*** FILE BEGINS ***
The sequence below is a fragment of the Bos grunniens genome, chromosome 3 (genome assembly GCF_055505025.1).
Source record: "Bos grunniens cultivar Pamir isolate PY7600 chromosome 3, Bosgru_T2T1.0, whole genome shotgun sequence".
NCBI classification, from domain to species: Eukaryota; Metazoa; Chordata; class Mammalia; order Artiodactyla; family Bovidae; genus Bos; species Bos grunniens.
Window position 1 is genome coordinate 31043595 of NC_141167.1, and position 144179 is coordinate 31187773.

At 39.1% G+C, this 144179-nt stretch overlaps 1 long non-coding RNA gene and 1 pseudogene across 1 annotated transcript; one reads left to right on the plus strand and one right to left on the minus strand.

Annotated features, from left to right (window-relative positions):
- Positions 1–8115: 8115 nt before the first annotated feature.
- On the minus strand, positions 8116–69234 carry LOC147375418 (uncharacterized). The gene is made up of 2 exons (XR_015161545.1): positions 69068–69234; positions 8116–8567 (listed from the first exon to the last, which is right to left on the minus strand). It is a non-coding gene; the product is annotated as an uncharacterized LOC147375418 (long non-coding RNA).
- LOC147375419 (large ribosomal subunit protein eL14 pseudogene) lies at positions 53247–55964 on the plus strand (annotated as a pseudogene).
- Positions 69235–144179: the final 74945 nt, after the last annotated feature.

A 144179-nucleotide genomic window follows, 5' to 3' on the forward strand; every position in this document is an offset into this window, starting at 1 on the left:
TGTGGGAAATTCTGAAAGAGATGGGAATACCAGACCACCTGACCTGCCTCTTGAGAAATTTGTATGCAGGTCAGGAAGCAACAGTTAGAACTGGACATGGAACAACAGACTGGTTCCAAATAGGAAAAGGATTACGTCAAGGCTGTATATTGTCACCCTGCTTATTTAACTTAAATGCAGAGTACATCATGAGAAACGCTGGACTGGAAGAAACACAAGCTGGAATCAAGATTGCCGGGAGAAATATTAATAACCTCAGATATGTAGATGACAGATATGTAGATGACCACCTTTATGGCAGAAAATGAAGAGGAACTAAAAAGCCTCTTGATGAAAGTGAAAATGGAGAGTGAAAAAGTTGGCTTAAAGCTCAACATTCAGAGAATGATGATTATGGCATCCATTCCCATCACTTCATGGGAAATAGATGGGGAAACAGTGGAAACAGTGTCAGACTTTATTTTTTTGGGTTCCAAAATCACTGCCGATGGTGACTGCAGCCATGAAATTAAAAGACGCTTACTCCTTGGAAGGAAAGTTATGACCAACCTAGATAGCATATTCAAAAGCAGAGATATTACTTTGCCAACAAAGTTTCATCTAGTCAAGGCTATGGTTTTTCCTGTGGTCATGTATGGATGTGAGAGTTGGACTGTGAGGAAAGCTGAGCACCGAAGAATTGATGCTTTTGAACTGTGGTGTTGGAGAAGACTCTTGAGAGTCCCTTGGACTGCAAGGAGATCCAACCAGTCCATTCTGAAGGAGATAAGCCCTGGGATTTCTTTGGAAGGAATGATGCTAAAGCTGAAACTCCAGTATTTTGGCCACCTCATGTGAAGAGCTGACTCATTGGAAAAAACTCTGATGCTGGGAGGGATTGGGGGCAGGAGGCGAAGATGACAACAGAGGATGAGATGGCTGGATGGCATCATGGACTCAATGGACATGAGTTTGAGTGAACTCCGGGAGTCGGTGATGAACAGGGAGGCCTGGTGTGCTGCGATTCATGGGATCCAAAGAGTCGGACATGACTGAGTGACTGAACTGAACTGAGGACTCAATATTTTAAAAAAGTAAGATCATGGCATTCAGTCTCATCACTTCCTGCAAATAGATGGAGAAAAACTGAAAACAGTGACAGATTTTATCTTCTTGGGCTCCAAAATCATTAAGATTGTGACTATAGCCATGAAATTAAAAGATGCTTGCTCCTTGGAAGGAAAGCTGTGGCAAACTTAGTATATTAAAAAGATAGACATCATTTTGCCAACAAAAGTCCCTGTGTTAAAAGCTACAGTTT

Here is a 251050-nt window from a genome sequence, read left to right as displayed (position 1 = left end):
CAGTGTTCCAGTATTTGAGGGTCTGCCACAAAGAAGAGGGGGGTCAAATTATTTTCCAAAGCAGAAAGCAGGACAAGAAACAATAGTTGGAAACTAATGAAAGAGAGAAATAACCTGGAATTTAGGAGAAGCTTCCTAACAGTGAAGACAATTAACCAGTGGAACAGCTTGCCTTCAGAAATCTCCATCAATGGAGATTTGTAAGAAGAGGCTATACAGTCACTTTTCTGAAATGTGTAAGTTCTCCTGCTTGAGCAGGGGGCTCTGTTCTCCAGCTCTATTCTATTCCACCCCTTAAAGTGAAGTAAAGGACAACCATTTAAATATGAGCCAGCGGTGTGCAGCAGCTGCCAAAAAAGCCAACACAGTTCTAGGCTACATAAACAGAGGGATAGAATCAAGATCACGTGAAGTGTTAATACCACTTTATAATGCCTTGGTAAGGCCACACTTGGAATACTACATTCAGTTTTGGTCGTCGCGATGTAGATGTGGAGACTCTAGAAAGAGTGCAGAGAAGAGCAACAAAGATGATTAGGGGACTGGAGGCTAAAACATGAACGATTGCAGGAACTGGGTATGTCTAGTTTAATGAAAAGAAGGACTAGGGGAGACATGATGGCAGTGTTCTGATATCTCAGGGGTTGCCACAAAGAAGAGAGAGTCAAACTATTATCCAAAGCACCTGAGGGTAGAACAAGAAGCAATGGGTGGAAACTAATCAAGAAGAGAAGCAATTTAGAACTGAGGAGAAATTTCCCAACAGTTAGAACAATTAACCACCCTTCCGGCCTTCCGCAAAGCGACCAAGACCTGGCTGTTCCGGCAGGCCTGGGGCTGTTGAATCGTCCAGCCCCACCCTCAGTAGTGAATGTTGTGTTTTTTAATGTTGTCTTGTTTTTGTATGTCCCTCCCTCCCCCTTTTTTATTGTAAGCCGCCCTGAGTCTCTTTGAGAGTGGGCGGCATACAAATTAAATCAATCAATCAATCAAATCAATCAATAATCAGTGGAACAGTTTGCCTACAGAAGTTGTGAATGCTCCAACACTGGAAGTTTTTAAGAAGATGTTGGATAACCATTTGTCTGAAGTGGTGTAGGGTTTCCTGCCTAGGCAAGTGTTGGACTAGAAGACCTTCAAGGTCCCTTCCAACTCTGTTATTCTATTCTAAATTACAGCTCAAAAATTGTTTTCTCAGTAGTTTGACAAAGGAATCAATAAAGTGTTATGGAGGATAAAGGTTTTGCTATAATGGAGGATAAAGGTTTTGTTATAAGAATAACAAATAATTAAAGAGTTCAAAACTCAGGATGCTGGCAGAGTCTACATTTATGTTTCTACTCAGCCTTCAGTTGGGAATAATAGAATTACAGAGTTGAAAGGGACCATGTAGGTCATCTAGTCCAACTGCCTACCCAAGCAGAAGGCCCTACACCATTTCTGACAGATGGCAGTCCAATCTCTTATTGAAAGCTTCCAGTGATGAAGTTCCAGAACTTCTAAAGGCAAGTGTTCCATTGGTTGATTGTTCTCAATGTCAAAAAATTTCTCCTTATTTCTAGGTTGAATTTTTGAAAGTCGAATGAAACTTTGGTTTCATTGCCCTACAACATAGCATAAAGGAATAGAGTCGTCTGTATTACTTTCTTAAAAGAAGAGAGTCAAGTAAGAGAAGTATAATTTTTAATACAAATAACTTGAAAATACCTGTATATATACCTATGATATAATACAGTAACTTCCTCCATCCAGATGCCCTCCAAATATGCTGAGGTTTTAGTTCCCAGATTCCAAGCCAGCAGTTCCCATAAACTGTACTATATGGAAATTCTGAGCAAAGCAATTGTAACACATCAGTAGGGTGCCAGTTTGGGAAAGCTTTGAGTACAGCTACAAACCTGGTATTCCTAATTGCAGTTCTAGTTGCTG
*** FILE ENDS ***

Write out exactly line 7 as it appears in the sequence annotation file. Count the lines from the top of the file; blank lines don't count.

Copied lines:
- Positions 1–8115: 8115 nt before the first annotated feature.